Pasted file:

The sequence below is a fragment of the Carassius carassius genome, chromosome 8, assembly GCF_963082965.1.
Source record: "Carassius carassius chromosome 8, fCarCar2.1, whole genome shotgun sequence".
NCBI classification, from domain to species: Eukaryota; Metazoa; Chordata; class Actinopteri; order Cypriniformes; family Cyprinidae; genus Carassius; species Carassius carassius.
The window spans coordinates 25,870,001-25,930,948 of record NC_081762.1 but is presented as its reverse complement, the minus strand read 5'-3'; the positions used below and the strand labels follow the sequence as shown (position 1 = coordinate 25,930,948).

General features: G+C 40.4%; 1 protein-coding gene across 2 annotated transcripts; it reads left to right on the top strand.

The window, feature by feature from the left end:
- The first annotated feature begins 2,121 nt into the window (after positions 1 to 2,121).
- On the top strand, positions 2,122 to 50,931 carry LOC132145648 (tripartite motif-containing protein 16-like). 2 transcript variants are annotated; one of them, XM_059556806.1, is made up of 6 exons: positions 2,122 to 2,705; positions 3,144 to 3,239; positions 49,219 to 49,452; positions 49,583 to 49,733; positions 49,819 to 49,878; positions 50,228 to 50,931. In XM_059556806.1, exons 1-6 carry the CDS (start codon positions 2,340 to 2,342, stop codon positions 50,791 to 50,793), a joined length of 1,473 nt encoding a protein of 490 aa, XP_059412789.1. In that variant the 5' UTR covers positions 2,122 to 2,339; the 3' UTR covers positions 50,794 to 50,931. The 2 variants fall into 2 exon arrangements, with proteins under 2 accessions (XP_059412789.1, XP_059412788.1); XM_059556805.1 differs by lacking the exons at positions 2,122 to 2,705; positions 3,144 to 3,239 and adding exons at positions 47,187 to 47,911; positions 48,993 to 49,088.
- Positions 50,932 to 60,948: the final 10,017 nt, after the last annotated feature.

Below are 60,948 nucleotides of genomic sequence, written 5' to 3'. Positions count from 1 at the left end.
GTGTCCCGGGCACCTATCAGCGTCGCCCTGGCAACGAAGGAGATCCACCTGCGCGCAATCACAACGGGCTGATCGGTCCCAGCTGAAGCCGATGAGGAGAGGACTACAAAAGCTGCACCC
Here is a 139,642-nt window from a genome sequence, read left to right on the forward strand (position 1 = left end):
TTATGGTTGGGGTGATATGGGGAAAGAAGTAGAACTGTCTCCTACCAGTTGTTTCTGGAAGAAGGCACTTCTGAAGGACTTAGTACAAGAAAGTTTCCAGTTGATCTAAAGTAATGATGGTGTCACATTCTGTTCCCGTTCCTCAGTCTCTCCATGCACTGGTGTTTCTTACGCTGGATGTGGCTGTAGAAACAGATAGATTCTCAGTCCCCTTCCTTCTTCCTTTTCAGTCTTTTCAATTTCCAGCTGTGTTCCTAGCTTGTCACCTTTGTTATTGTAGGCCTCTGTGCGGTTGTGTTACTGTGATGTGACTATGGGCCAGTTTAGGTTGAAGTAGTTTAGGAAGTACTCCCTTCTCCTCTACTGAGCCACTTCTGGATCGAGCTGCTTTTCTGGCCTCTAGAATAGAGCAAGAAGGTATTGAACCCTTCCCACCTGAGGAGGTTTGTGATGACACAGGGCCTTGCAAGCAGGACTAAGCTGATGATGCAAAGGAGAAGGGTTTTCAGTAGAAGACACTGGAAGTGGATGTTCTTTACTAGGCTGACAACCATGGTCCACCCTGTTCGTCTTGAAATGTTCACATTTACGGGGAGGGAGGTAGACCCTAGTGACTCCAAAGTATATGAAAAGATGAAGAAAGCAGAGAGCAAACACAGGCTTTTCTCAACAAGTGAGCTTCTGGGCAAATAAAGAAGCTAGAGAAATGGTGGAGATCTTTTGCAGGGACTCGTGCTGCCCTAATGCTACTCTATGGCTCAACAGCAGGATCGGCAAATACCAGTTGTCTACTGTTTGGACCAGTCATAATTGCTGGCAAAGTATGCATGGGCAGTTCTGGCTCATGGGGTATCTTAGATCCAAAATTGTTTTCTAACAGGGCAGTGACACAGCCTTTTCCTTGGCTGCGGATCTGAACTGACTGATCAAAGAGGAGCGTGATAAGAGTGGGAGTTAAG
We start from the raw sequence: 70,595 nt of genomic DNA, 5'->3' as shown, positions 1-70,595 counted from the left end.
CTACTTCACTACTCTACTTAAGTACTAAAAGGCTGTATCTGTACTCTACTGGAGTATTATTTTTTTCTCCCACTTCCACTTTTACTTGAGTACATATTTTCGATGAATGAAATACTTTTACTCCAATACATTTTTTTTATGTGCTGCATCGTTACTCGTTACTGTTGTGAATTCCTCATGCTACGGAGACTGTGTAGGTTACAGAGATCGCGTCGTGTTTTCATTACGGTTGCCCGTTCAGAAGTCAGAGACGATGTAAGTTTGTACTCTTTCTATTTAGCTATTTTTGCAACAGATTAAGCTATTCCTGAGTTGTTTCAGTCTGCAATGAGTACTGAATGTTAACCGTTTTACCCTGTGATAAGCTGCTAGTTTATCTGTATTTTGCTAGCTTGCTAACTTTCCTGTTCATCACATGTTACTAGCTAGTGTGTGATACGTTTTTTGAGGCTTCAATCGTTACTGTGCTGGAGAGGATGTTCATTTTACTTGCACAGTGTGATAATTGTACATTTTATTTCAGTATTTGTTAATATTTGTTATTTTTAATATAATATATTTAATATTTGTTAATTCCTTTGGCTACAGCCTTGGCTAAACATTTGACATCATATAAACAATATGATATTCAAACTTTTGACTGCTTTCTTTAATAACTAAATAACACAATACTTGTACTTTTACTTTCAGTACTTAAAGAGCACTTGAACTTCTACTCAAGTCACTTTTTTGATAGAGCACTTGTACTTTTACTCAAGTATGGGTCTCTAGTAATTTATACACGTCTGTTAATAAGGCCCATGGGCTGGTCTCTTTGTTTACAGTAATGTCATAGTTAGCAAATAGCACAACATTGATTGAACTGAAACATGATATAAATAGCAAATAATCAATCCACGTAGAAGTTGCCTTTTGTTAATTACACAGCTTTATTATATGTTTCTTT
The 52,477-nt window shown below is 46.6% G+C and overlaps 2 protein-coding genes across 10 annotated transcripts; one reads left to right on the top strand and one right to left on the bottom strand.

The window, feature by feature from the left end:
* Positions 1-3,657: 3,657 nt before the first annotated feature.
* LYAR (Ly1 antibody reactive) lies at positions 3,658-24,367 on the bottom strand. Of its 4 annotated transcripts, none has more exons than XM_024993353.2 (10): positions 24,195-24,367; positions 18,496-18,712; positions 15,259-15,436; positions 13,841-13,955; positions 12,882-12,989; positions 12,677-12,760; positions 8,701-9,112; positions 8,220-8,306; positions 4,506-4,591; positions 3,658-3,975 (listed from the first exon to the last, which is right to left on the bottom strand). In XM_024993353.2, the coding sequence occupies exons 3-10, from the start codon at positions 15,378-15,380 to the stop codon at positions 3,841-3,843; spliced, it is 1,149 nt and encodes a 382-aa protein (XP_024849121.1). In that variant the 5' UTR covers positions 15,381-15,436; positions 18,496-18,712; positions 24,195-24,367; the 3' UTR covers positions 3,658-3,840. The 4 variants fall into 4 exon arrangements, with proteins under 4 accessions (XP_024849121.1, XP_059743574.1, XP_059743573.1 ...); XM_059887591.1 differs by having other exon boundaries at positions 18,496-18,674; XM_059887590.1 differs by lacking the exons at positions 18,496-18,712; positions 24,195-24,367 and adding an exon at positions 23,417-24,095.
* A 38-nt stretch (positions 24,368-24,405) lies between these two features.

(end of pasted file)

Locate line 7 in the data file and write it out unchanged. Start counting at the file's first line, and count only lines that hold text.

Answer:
- The first annotated feature begins 2,121 nt into the window (after positions 1 to 2,121).